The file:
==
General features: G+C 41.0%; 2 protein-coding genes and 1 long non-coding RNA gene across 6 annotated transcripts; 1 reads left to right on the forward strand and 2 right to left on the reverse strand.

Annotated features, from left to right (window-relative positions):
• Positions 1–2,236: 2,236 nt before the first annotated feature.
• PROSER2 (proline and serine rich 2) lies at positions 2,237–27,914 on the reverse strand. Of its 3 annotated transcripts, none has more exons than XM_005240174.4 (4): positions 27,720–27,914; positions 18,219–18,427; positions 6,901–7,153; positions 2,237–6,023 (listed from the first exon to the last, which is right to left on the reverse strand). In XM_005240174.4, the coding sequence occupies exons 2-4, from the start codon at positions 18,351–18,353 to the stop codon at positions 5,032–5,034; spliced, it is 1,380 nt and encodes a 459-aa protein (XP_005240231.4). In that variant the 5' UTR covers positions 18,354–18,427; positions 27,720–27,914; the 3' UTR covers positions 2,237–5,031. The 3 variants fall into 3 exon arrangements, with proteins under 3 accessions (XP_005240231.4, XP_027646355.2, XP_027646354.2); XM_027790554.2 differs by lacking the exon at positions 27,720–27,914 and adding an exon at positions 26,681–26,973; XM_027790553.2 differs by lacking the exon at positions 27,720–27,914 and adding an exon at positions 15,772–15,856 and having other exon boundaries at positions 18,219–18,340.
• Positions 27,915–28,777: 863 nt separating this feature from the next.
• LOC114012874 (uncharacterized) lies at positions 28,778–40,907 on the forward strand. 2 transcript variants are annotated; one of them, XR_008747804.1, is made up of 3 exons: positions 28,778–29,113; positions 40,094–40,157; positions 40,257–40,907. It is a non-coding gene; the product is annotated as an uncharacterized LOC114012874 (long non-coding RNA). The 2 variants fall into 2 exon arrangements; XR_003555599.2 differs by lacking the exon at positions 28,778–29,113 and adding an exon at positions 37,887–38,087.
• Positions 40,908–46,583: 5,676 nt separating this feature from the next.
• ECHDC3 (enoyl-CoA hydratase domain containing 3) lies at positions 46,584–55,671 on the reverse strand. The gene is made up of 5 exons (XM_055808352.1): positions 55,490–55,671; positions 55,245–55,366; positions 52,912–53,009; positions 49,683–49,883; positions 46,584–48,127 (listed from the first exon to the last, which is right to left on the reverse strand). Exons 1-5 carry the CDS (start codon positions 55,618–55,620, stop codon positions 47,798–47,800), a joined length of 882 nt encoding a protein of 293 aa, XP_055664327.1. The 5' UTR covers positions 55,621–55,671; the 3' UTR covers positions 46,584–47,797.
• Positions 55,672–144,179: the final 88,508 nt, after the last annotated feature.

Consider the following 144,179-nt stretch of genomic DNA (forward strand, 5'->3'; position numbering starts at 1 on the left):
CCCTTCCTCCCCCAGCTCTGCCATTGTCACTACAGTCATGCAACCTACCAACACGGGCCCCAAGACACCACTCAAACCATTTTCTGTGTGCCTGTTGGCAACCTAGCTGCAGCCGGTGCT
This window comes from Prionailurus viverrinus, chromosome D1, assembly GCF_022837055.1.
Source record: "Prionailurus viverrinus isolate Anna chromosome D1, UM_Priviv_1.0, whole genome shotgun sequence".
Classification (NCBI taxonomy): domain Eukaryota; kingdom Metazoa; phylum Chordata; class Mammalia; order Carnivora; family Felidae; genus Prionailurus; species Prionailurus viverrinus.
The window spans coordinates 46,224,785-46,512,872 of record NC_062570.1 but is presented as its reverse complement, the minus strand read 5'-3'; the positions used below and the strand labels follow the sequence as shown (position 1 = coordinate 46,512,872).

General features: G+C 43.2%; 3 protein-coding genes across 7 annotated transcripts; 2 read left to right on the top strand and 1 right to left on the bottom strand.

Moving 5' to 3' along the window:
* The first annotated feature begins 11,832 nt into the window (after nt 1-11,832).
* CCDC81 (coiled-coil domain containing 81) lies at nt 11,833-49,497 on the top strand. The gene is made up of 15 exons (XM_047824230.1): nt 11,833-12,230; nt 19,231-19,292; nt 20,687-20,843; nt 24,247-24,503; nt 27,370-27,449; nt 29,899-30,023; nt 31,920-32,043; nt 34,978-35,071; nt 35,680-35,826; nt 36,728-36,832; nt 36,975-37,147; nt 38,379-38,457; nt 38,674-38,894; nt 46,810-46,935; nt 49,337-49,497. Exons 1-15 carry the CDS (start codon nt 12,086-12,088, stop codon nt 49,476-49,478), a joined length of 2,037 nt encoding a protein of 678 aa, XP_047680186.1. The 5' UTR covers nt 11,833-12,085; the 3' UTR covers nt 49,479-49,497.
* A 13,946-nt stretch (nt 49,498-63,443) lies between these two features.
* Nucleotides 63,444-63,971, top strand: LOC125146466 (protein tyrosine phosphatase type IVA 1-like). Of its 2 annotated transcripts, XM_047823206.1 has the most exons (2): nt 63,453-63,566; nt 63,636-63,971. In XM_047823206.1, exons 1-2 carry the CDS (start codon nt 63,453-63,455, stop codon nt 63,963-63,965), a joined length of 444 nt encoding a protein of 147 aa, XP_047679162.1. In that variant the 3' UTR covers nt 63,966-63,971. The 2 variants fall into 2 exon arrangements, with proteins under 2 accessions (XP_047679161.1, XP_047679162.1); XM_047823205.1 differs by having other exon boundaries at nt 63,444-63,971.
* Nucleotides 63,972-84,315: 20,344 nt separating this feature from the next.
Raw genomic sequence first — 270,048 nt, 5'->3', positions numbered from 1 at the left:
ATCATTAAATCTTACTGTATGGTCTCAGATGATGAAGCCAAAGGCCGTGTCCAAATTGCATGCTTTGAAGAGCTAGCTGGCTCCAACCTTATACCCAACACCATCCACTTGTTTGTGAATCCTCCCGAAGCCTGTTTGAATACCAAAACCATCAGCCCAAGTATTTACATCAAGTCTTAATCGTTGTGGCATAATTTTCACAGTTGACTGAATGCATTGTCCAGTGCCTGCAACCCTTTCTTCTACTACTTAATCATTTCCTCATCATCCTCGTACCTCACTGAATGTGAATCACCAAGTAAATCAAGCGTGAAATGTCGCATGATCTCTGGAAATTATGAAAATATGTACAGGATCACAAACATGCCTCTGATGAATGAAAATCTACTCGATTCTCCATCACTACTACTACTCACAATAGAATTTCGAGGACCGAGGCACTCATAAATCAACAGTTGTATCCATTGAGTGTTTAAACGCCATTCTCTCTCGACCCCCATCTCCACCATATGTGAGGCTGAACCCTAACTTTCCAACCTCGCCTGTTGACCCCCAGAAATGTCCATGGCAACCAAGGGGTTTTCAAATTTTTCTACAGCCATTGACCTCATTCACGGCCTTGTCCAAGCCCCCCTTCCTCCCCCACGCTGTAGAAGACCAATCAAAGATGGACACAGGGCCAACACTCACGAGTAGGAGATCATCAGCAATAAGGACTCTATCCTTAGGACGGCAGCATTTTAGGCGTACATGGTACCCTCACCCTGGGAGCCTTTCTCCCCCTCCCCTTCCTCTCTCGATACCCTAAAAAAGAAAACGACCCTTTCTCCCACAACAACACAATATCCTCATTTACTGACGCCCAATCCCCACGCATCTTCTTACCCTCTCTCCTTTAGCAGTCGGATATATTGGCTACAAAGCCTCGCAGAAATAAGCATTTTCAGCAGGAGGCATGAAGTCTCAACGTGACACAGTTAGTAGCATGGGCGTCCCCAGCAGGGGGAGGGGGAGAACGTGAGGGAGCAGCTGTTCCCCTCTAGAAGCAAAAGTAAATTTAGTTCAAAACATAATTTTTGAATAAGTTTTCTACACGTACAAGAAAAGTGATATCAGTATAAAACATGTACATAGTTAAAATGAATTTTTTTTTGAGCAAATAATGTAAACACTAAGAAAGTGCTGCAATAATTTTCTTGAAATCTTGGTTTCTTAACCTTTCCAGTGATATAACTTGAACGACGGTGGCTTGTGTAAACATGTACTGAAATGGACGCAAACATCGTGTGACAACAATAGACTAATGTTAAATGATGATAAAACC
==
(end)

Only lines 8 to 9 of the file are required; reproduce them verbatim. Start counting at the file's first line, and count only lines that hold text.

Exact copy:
• ECHDC3 (enoyl-CoA hydratase domain containing 3) lies at positions 46,584–55,671 on the reverse strand. The gene is made up of 5 exons (XM_055808352.1): positions 55,490–55,671; positions 55,245–55,366; positions 52,912–53,009; positions 49,683–49,883; positions 46,584–48,127 (listed from the first exon to the last, which is right to left on the reverse strand). Exons 1-5 carry the CDS (start codon positions 55,618–55,620, stop codon positions 47,798–47,800), a joined length of 882 nt encoding a protein of 293 aa, XP_055664327.1. The 5' UTR covers positions 55,621–55,671; the 3' UTR covers positions 46,584–47,797.
• Positions 55,672–144,179: the final 88,508 nt, after the last annotated feature.